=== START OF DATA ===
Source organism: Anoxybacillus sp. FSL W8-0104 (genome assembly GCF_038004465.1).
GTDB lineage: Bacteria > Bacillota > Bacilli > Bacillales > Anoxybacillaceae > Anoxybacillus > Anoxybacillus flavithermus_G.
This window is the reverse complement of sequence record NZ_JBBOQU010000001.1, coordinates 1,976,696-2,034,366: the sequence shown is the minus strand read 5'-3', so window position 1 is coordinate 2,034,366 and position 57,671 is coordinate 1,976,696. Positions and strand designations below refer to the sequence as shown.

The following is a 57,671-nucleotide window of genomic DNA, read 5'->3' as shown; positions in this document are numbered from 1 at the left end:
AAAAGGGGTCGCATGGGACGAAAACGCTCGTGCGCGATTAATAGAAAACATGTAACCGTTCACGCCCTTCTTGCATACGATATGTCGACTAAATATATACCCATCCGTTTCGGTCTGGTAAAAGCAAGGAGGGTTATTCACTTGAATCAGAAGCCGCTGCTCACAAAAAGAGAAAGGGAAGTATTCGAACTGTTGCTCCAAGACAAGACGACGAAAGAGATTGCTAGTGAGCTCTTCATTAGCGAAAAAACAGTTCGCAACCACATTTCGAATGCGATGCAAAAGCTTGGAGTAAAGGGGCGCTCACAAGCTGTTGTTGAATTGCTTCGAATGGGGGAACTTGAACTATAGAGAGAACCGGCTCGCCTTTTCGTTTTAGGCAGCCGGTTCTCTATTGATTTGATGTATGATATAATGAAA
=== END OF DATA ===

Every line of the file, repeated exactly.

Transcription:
Source organism: Anoxybacillus sp. FSL W8-0104 (genome assembly GCF_038004465.1).
GTDB lineage: Bacteria > Bacillota > Bacilli > Bacillales > Anoxybacillaceae > Anoxybacillus > Anoxybacillus flavithermus_G.
This window is the reverse complement of sequence record NZ_JBBOQU010000001.1, coordinates 1,976,696-2,034,366: the sequence shown is the minus strand read 5'-3', so window position 1 is coordinate 2,034,366 and position 57,671 is coordinate 1,976,696. Positions and strand designations below refer to the sequence as shown.

The following is a 57,671-nucleotide window of genomic DNA, read 5'->3' as shown; positions in this document are numbered from 1 at the left end:
AAAAGGGGTCGCATGGGACGAAAACGCTCGTGCGCGATTAATAGAAAACATGTAACCGTTCACGCCCTTCTTGCATACGATATGTCGACTAAATATATACCCATCCGTTTCGGTCTGGTAAAAGCAAGGAGGGTTATTCACTTGAATCAGAAGCCGCTGCTCACAAAAAGAGAAAGGGAAGTATTCGAACTGTTGCTCCAAGACAAGACGACGAAAGAGATTGCTAGTGAGCTCTTCATTAGCGAAAAAACAGTTCGCAACCACATTTCGAATGCGATGCAAAAGCTTGGAGTAAAGGGGCGCTCACAAGCTGTTGTTGAATTGCTTCGAATGGGGGAACTTGAACTATAGAGAGAACCGGCTCGCCTTTTCGTTTTAGGCAGCCGGTTCTCTATTGATTTGATGTATGATATAATGAAA